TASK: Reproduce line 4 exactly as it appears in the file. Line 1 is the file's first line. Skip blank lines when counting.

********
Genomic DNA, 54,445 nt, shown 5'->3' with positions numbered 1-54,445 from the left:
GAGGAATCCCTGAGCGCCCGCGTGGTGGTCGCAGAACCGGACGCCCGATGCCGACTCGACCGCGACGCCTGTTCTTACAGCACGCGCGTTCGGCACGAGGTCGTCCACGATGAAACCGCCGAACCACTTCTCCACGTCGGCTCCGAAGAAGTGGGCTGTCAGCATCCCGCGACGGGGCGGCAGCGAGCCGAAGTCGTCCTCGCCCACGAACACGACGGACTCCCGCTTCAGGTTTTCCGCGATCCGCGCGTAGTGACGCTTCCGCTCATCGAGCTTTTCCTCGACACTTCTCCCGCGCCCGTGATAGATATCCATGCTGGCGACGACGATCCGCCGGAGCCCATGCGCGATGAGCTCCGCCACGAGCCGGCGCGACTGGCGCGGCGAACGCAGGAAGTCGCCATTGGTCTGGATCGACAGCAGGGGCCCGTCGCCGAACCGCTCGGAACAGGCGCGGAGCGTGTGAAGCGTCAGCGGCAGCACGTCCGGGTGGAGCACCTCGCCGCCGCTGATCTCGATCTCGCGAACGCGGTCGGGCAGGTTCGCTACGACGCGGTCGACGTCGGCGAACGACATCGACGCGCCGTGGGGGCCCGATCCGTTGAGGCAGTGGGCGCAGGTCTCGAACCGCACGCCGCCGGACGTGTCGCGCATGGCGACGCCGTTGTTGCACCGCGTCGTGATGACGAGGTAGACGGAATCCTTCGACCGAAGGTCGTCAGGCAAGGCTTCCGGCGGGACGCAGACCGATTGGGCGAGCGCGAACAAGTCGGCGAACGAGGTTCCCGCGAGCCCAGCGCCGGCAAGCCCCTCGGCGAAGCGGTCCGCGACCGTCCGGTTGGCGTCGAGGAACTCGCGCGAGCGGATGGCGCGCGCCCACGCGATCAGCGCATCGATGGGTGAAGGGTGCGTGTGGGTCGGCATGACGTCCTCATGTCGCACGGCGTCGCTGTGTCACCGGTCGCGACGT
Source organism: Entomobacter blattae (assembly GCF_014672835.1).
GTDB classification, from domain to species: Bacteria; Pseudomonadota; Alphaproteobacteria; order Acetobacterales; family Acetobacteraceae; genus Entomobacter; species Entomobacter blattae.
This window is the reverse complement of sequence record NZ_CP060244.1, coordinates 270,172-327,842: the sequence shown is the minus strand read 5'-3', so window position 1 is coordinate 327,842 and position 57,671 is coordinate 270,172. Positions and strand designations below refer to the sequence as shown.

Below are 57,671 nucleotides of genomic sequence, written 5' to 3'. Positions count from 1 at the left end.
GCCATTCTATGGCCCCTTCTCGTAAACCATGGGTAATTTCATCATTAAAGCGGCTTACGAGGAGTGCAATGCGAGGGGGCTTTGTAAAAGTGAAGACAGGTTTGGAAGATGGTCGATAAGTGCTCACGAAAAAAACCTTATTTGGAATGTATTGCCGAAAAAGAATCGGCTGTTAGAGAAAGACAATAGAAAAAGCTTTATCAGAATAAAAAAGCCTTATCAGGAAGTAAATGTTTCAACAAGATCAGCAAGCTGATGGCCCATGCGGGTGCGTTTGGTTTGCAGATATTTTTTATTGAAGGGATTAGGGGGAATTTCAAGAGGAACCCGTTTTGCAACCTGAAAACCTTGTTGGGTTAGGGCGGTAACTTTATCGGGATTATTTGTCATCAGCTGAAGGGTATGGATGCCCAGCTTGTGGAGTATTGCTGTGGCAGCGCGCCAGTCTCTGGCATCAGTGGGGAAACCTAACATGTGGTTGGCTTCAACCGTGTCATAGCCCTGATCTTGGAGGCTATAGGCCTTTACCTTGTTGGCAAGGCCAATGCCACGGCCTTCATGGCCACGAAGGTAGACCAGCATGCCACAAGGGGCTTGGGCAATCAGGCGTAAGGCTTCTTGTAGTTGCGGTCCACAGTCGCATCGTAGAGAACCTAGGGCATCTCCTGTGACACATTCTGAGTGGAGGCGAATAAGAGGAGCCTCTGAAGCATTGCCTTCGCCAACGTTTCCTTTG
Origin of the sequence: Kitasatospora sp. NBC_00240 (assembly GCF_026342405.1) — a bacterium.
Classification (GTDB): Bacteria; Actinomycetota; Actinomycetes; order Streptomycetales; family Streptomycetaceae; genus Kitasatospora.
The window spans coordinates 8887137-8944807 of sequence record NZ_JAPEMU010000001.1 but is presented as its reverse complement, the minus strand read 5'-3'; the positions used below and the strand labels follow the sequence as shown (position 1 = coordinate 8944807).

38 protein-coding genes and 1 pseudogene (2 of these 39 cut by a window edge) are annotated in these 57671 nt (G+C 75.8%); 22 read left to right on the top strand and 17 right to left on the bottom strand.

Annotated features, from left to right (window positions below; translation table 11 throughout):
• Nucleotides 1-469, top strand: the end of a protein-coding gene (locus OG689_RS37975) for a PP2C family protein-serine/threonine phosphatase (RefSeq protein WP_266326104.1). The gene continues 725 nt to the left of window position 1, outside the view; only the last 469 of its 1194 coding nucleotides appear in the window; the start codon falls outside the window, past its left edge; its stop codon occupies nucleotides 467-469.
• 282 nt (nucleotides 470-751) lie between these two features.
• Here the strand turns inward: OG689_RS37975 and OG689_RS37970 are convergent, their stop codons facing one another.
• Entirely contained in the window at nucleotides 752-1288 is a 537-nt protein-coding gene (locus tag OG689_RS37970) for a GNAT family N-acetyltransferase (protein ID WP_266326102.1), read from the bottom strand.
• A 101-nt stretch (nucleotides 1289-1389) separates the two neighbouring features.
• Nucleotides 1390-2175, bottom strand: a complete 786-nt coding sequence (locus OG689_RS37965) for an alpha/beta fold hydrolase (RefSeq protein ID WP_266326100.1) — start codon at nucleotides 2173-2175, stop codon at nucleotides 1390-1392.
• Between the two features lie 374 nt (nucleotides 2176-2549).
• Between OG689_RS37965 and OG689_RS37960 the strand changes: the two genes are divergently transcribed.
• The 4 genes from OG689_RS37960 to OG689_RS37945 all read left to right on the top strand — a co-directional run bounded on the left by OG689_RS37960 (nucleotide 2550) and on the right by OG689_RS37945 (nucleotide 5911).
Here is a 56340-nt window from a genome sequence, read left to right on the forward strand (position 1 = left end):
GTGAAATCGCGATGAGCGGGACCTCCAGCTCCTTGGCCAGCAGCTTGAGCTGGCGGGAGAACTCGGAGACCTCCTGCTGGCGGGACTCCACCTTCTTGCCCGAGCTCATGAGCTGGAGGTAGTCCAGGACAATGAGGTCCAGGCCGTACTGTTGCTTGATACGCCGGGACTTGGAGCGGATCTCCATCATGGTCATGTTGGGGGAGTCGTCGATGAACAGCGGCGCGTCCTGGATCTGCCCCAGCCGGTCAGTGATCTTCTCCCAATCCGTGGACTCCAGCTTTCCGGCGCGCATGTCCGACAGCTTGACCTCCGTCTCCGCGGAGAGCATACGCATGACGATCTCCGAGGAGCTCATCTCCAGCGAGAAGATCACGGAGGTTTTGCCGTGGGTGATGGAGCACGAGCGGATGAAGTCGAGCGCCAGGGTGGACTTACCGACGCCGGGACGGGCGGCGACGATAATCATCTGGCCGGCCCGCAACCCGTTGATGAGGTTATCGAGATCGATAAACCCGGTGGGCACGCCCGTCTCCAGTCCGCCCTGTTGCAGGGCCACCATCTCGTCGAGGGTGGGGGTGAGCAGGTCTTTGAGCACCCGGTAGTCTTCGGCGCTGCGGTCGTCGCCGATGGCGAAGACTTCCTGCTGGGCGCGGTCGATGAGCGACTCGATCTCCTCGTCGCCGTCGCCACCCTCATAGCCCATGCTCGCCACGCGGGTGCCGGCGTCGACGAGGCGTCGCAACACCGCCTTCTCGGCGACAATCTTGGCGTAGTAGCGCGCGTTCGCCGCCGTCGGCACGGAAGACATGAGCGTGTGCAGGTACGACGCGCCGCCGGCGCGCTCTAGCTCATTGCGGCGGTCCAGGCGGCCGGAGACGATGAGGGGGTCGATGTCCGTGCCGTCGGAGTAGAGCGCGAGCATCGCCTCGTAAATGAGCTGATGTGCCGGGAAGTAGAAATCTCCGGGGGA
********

GTDB classification, from domain to species: Bacteria; Pseudomonadota; Alphaproteobacteria; order Acetobacterales; family Acetobacteraceae; genus Entomobacter; species Entomobacter blattae.